"Hannah - "
"I'm sorry," she said. The smile faded on her lips. "Gregg, I ... I've always believed that things happen for a purpose. There was a reason I was dragged into this with the church fire; there was a reason that we found out about the Sharks before they could finish the Trump. And there's a reason why you're still alive."
There's a reason why the old power is returning. But Gregg, you have to control it this time. You cant listen to it. You have to be the one in charge ...
"Even as a joker?" Gregg asked, and he wasn't sure whether he was talking to Hannah or the voice.
"Even as a joker " Hannah answered quietly. Her hand started toward him, hesitated, and finally brushed along his long spine. "You're alive, Gregg. You could just as easily be dead. From what you've told me, you should be. And there's a reason. I know it."
"I wish I did," Gregg told her. "I really wish I did."
♥ ♦ ♣ ♠
Mark fanned the STM pictures on the black tabletop like a hand of cards. Dr. Carter Jarnavon leaned over his shoulder to peer at them. The smell of his hair cream was like fingers poking up Mark's nostrils.
Mark had a single straw to cling to, to keep his sense of self afloat. If only this jerk doesn't see it.
"We're making progress," he said, tasting bile at the back of his throat. "Cobbling together the BT virus without the transposon is reducing the DNA recombination rate, just the way the lab notes say."
Jarnavon bent close to peer at the images. Mark felt sweat bead along his hairline. "And how are the cultures doing? Is this really leading to more viable strains?"
Mark struggled. "Sometimes." He tapped a computer screen aglow with tables. "Some variants survive as long as seven generations. But it's, like, a crapshoot, man. They're more likely to die out after one or two, or even fail to reproduce; the average is two generations. Which isn't what you're looking for."
"No," Jarnavon said, shaking his head gravely. "Mr. Casaday wants no limits at all."
Mark sighed and swiveled his chair to face him. Inside he was just a big bag of wet matted blackness. Since Quasiman's visit to the lab Mark had replayed the ace's parting words over in his mind daily. Hell; hourly, more like it, awake or asleep.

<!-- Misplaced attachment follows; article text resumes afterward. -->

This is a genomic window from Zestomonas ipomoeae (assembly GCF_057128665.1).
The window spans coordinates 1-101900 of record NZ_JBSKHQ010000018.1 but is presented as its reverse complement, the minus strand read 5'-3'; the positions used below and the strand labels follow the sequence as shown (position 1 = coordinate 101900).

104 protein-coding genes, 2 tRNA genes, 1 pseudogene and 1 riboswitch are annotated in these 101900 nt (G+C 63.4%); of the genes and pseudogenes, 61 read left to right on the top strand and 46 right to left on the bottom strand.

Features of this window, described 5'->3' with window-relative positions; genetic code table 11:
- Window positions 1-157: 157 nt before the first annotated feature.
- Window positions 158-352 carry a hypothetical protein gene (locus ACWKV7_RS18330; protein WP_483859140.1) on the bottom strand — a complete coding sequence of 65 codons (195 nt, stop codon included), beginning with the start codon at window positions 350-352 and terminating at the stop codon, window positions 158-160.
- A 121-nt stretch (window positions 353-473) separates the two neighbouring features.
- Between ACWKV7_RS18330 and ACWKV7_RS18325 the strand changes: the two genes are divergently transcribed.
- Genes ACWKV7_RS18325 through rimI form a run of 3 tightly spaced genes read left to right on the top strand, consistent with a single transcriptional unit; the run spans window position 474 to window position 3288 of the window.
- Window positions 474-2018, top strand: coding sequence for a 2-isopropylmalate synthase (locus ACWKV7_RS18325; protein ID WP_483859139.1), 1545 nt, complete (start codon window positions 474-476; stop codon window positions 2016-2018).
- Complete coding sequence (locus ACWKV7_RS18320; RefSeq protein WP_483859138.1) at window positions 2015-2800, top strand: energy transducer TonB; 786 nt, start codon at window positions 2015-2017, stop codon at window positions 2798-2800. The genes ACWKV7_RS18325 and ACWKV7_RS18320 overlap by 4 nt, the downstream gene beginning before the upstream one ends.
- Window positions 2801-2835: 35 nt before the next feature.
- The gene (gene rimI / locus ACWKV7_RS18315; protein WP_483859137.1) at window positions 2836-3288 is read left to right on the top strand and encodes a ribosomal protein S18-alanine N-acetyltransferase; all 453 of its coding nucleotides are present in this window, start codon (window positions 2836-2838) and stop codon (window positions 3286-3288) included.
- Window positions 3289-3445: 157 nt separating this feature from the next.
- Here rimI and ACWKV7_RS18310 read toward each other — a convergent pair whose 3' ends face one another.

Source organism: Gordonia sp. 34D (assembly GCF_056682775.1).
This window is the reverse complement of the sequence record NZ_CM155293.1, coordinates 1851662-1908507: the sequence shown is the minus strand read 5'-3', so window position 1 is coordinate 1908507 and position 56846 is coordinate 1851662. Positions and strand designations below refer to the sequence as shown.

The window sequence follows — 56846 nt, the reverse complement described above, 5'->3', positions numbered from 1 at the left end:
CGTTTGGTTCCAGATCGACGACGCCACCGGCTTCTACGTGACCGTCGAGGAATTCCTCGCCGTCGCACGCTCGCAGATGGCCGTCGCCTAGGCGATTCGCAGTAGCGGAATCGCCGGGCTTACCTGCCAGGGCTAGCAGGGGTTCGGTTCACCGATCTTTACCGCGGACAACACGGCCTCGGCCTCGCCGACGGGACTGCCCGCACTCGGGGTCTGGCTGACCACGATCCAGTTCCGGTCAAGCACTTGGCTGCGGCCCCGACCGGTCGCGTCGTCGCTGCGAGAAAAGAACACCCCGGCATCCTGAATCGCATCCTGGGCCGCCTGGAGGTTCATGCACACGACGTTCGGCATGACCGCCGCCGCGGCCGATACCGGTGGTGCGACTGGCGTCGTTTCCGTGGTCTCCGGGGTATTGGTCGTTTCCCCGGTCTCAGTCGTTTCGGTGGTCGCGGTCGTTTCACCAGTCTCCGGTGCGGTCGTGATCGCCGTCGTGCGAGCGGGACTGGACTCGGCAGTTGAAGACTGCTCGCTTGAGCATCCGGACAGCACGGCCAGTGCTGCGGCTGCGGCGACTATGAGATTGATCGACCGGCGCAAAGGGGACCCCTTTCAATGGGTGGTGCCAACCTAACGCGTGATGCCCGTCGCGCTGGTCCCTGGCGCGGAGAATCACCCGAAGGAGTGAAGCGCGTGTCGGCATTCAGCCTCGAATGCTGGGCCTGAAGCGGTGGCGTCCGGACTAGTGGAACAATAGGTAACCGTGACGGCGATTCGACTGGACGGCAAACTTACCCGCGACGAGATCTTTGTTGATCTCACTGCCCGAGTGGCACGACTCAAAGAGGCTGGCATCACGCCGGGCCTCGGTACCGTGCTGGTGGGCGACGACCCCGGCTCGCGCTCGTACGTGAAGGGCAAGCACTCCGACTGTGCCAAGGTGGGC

And every iteration drove another nail of certainty through his skull: He's not coming back. He thinks he already has, thinks he's rescued Sprout, thinks he's brought the drugs so I can whistle up one of my friends and save the day. By the time Quasiman got his jingle-jangle time-sense squared away, all the world's wild cards were likely to be just another odd historical interlude, like communism, but even briefer.
"Like I've told him," Mark said, not forgetting to whine, "he can just shoot me now, then. It's like the nature of this thing to instable. An average generation span of six, seven, maybe ten at the way outside is the best we can shoot for."
His lips twisted. "That should give him what he wants, anyway. After seven generations, the only wild cards left will be the ones isolated from the rest of humanity. Out on mountaintops and stuff." Like Fortunato. Can he avenge us? Will he bother?
"Or quarantined, of course," Jarnavon said. "As you will be, Doctor."
Mark turned away.
Jarnavon shook his head. Pungent cream slimed down his brief rusty-brown hair, but a cowlick poked stubbornly up in back.
"Doctor, Doctor," he said, "you're a good man. You want to do the right thing. That's one of the things I've always admired about you."
"I guess we admire those who are what we aren't," Mark said.
It was as if a shutter slammed shut before the youthful face, like a Navy signal lamp. You bloody fool! Trav chimed from the back of Mark's skull. Don't bait him! He can expose your whole mad scheme! I told you no good would come of this....
The researcher recovered quickly, smiled. One of those hail-fellow trying-to-be-one-of-the-guys smiles, as of a nerd who doesn't yet realize the reason all the jocks are laughing is that one of them has covertly set his shoestring on fire.
Mark had been there. Only he had moved on.
"Heh," Jarnavon said, "heh-heh." He shook his head. "Don't you see, Doctor? What we're - what you're doing here is right. It's for humanity."
He felt anger rise like lava inside him, fenced it behind his teeth. "Murdering all the jokers and aces in the world is for humanity?" he demanded. "Give me a break!"
Behind thick lenses Jarnavon's eyes glowed with apostolic fervor. "But it is. In a few generations most of the population of the Earth will be jokers - sad, twisted, tortured souls. Long before that the aces will have taken over. Nats will be nowhere; they'll be slaves, then cattle, and then extinct. I know you're not working toward that, Doctor, but overall it's inevitable. It's biology.